Saffron

1541

Story by Shannon Wianecki | Photography by Cecilia Fernández Romero

saffronThe stuff of song and legend, saffron is the world’s priciest spice. Its deep red “threads” are actually dried flower stigmas, handpicked from a lovely lavender crocus, and sold for over $1,000 per pound. Luckily, just a pinch of saffron releases its magic, imbuing dishes with a rich yellow color, and a flavor that poets compare to a mingling of hay, honeyed musk, leather, and almonds. However, there can be too much of a good thing; in large doses, saffron tastes unpleasantly metallic and can even be fatal.

Native to Asia Minor, saffron stars in many favorite regional dishes, from Indian pilafs to Spanish paella and risotto. Its delicate flavor combines well with fish and seafood.When cooking with saffron, crush threads to a fine powder with a mortar and pestle or steep them in hot water. Some sources recommend soaking threads for at least two hours, until they have nearly doubled in size, to release their full potency.  Read about our adventures using saffron to recreate Chef Beverly Gannon’s snapper recipe in MNKO’s Test Kitchen.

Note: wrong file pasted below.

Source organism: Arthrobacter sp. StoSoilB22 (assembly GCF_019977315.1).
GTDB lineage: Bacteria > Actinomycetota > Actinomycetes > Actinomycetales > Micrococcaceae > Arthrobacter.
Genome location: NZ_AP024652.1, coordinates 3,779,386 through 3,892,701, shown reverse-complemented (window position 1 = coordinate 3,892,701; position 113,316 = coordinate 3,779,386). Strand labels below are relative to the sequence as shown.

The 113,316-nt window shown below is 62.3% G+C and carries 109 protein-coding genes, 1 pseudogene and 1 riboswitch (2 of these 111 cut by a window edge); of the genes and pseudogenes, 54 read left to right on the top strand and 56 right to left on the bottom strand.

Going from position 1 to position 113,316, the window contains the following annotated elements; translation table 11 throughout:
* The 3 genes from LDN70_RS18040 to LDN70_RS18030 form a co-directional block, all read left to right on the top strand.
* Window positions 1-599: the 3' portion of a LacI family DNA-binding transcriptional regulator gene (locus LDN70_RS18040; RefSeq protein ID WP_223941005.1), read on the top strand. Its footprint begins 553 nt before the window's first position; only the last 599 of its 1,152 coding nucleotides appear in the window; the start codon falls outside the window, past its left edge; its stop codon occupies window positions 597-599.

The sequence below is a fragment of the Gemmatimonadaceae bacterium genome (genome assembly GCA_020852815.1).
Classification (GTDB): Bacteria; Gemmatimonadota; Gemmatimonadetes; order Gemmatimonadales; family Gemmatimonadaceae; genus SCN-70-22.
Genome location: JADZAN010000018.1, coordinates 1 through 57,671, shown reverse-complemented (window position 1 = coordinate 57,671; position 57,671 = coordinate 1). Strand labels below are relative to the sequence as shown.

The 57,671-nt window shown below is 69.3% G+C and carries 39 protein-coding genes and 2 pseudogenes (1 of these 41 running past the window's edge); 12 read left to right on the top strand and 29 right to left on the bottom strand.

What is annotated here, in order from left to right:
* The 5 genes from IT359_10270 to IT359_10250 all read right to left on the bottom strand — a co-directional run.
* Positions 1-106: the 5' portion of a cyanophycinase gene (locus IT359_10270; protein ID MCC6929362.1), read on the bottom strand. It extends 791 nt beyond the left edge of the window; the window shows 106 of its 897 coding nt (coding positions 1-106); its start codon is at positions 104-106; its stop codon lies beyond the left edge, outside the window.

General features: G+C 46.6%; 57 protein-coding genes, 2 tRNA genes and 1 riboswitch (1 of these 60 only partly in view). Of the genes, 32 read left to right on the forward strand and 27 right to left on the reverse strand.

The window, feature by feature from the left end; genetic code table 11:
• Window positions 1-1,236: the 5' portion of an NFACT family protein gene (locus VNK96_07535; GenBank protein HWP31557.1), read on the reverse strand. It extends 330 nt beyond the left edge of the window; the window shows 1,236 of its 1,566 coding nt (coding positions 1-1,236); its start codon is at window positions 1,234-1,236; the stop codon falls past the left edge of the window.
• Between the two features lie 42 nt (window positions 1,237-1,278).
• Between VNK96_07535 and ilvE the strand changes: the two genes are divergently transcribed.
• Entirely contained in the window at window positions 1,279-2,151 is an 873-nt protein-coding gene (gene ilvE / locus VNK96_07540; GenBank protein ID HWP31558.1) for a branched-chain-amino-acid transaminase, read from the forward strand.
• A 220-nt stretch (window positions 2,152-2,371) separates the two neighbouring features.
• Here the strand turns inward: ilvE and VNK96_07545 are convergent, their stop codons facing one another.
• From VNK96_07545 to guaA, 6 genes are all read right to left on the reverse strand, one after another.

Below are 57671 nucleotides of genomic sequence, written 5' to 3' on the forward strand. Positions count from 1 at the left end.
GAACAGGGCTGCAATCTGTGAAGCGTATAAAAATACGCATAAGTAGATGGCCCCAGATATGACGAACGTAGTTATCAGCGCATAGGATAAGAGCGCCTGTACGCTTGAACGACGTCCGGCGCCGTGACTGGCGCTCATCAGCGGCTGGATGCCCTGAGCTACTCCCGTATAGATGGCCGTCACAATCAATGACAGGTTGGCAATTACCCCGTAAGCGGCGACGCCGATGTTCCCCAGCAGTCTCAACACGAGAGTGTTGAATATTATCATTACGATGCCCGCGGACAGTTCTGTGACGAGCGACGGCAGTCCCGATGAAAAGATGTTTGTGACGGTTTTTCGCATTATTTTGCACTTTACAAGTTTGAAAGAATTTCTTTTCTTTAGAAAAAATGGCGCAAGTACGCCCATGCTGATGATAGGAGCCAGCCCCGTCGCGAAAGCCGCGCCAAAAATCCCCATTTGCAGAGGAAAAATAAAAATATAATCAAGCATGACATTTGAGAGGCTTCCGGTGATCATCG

Try Chef Beverly Gannon’s recipe yourself.

LEAVE A REPLY

Please enter your comment!
Please enter your name here